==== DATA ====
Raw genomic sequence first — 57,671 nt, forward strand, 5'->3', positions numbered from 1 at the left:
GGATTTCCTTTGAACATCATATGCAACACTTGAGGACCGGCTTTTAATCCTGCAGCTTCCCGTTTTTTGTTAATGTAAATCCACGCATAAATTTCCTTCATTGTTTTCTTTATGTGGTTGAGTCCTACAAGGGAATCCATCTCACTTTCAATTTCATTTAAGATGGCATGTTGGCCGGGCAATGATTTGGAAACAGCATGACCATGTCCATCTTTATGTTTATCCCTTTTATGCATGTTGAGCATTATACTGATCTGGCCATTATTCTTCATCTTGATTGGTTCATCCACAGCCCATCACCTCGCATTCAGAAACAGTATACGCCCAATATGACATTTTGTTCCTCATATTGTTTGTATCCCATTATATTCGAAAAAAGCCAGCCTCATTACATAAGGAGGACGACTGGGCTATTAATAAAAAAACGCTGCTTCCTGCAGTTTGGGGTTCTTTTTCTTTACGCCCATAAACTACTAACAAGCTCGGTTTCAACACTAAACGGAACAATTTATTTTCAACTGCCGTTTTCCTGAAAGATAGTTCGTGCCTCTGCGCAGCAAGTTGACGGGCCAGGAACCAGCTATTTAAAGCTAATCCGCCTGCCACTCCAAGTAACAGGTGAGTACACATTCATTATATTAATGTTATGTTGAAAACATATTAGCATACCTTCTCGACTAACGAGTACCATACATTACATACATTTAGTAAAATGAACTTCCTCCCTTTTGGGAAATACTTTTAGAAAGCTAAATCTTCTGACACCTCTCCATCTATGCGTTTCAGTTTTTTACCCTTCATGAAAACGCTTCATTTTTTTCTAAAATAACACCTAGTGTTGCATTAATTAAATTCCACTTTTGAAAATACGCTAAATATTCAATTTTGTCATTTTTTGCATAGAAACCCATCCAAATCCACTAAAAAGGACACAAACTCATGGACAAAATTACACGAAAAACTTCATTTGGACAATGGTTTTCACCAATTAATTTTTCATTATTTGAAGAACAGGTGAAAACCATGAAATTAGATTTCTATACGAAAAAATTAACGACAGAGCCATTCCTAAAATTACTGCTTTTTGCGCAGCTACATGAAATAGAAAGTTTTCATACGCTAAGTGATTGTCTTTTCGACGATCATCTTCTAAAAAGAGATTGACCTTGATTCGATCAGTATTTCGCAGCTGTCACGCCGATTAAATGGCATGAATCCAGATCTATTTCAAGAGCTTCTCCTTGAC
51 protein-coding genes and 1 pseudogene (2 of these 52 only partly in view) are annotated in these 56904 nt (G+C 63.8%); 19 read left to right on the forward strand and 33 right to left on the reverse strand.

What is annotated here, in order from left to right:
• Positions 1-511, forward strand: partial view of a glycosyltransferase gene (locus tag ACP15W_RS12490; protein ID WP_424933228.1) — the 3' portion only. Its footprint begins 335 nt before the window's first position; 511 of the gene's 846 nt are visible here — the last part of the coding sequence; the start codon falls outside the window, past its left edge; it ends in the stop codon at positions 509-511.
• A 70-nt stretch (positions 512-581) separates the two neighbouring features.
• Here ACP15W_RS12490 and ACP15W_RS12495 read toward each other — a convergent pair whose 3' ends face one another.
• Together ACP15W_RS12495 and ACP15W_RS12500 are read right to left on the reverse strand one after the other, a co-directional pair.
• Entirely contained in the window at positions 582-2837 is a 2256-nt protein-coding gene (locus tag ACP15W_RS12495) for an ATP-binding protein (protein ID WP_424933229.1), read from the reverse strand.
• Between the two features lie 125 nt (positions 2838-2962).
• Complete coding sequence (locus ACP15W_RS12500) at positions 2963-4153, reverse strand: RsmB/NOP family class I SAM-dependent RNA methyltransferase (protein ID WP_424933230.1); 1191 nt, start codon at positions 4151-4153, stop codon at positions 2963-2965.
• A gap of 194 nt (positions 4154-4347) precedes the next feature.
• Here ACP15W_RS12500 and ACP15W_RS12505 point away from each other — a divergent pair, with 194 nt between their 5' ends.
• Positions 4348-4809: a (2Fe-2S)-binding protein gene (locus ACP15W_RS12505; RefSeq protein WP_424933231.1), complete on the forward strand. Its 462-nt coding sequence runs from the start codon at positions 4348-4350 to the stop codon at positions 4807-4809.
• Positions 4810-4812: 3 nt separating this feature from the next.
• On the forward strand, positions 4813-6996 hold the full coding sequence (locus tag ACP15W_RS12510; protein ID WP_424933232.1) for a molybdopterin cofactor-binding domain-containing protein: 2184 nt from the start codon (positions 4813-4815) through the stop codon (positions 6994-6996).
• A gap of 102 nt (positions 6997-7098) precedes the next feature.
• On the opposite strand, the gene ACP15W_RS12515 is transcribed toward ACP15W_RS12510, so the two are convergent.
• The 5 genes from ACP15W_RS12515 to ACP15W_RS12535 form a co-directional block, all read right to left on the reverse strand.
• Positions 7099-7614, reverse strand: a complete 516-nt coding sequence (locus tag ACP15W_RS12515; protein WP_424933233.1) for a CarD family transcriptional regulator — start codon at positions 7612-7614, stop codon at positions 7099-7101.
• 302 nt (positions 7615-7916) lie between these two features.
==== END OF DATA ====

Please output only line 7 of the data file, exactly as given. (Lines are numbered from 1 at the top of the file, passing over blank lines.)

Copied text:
• Here ACP15W_RS12490 and ACP15W_RS12495 read toward each other — a convergent pair whose 3' ends face one another.